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The old K&N filter off the bike, draining into the oil pan. You can see the puncture holes were I hammered a screw driver through to loosen it.

Don’t use too much force to avoid damaging anything on the other side of the filter. Also remember to do this at the end of the filter furthest from the bike, and ensure once you’ve knocked the screwdriver through that you’ve got room to turn it the right direction. This’ll be fairly messy, some rags on hand is a good idea, just make sure your oil pan is below the sump bolt hole as well as the oil filter to catch the oil.

Now’s a good time to have a 5-10 minute break to let the oil drain. Having given my bike a wash I took the opportunity to polish all the fairings I’d removed and give all the plastics a refresh.

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The new K&N oil filter. In the past I’ve never had an issue with the nut and it’s been useful so I was happy to replace the old filter with the same again.

Once the oil has stopped draining from your bike you can replace the sump bolt with washer and fit the new oil filter. Don’t over tighten the sump bolt and with the new oil filter – a K&N oil filter here – you want to add some of the new oil to the thread and seal area before screwing it into place.

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Oil on the new oil filter threads and sealing area.

It only needs to be hand tight, although I normally go as tight as I can manage by hand. The manual states 10Nm for the oil filter and 25Nm for the sump bolt. 

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An easy way to measure how much oil you’ve drained, so you know how much needs to go back in.

With this done check how much oil you drained out, this is a great method of knowing roughly how much oil you want to put back into the bike, and most oil bottles will have an indicator to tell you about how much there is left. Here I have drained out just over 3L, when I get close to that much going back in I can start checking the oil level on the dip stick.

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The kitchen funnel getting some use. It’s now the garage funnel.

I also used a funnel from the kitchen to get the oil in without any spillage, which can be annoying to clean off your engine or the ground.

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You can see there’s just over 1L of oil left in the bottle. Getting close!

I kept filling till I had put in 3L and then started measuring on the dipstick, although this was already pretty close. It is a good idea to make sure you’re allowing time for the oil to settle and also remember you’ll normally check oil level while the bike is warm.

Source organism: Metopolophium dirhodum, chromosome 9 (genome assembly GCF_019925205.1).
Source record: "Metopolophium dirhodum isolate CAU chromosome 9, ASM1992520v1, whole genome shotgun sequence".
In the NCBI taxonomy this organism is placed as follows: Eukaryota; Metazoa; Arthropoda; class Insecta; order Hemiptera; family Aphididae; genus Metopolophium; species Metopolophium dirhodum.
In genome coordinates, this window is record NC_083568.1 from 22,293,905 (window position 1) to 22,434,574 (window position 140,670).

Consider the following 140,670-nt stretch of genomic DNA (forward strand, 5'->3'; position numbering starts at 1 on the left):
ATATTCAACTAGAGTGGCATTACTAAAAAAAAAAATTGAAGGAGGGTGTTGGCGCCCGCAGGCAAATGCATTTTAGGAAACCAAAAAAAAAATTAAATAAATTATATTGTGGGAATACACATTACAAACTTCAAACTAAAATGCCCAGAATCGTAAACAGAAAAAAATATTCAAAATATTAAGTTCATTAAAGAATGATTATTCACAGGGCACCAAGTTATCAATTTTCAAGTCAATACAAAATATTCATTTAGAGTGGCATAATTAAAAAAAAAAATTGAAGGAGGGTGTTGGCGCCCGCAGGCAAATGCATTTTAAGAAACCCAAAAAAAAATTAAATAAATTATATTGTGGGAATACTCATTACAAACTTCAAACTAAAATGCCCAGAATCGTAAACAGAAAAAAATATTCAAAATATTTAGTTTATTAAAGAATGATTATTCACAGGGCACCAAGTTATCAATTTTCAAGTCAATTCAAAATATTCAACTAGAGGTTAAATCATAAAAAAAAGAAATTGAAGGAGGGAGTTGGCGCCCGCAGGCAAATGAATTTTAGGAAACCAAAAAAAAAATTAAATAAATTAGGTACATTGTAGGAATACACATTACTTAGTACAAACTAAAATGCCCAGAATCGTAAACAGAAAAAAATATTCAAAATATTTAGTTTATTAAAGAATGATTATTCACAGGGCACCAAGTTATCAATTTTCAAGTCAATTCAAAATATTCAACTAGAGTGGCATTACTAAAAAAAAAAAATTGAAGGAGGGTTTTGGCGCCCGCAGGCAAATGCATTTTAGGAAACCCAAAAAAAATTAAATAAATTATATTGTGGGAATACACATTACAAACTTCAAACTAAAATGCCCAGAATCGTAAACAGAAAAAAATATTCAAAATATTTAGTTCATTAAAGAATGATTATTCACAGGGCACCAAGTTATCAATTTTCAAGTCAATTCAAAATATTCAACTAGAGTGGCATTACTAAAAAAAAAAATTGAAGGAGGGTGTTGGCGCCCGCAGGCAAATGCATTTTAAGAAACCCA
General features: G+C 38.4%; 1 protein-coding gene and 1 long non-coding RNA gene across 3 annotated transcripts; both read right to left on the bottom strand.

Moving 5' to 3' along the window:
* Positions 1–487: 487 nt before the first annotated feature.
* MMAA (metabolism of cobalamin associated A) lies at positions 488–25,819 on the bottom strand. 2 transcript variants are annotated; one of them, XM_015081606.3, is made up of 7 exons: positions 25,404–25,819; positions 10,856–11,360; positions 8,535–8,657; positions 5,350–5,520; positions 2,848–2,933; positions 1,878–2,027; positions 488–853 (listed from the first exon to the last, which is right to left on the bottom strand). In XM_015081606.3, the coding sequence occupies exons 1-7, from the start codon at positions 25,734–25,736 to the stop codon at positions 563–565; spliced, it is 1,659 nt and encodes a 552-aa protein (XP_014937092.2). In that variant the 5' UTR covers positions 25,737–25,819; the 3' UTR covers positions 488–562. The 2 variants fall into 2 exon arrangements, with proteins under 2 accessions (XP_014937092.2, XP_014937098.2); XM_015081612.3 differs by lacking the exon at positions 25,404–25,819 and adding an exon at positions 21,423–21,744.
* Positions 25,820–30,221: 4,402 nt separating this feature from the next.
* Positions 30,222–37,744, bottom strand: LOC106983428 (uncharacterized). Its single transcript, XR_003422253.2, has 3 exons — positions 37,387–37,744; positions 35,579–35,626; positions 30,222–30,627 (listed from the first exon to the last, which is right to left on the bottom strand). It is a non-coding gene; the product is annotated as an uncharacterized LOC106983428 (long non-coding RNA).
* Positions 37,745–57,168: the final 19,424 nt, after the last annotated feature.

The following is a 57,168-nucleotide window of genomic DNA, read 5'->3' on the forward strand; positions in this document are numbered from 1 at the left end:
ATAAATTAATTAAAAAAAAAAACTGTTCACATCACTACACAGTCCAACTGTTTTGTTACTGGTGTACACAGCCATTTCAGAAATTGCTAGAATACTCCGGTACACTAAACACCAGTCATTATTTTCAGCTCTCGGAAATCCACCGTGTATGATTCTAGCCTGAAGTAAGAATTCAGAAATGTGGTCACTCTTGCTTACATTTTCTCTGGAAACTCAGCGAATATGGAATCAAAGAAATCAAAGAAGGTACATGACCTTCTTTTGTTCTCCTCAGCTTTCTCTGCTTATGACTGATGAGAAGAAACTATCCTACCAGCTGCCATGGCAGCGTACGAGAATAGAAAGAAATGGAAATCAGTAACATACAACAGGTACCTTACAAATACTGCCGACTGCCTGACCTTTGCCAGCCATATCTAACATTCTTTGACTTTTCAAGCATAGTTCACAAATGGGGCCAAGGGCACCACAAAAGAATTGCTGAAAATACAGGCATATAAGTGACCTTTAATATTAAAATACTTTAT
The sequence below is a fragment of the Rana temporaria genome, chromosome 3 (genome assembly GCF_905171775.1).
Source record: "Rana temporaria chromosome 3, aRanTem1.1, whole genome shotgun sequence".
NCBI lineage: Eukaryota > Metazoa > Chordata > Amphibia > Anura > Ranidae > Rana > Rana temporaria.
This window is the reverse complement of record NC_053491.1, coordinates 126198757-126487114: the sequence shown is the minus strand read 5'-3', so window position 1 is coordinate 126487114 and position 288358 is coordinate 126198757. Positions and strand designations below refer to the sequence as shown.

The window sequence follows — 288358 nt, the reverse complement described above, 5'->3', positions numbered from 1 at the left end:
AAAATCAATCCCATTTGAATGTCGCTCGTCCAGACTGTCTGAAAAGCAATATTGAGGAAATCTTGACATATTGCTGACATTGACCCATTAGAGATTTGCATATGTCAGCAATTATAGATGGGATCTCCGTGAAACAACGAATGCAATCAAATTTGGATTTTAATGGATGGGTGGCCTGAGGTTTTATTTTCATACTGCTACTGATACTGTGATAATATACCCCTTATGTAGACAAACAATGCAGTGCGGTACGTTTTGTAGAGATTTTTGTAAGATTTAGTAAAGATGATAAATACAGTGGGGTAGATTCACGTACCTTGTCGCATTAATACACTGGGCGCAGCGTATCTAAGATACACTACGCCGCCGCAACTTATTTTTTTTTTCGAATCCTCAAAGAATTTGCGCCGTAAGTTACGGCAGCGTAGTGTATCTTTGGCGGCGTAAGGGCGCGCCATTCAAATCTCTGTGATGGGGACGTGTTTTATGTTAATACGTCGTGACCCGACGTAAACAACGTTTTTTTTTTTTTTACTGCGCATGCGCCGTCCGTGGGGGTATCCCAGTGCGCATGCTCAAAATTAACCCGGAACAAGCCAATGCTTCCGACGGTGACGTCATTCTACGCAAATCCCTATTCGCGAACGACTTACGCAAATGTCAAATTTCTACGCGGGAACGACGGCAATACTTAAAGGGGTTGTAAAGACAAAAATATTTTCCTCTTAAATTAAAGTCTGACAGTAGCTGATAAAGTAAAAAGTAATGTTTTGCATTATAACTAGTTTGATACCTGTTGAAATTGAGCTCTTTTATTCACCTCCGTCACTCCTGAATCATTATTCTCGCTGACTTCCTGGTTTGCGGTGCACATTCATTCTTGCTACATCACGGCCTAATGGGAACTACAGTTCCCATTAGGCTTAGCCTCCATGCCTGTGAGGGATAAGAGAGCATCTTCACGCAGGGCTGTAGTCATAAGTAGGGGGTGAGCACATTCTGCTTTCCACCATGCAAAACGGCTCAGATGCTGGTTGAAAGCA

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The oil dipstick level, in-between high and low. It can be hard to see, so make sure you have good lighting and triple check if necessary.

Once you’re happy with the oil level being within your manual’s recommendation, replace the oil dipstick and the oil filler cap, double check the sump bolt and oil filter are both tight enough and allow your bike to warm up, then let it sit for three minutes (the recommendation in my manual).

The bike should also be level and upright. I’ve found there’s not a huge difference between on the rear stand and simply held upright (off the side-stand) so I normally do the oil change on the rear stand, however this will vary bike to bike.

Double check the warm oil level once the oil has settled, or if your manual differs, follow their instructions. Keep in mind the recommended level they provide is based on how they tell you to check it, so it’s best to follow the manual.

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Always wipe down the dip stick between measurement.

If necessary top the oil off a little more, and remember to clean the dip stick each time you use it, to ensure it’s an accurate reading. With the Daytona it needs to be fully screwed in for an accurate reading too.

Once you’re 100 per cent happy with the oil level you’re done. Do a final check of the sump bolt, oil filter, dipstick and oil cap, and if necessary replace all the fairings.

It’s not a bad idea to double check the oil level a few times after your first few rides as well just to be doubly sure.

I did notice the smell of burning oil, but I had dropped some oil onto the headers where they collect from three into one, and only wiped them down so expected this. It is a good idea to keep an eye out for any oil leaks after an oil change, in case anything isn’t tight enough.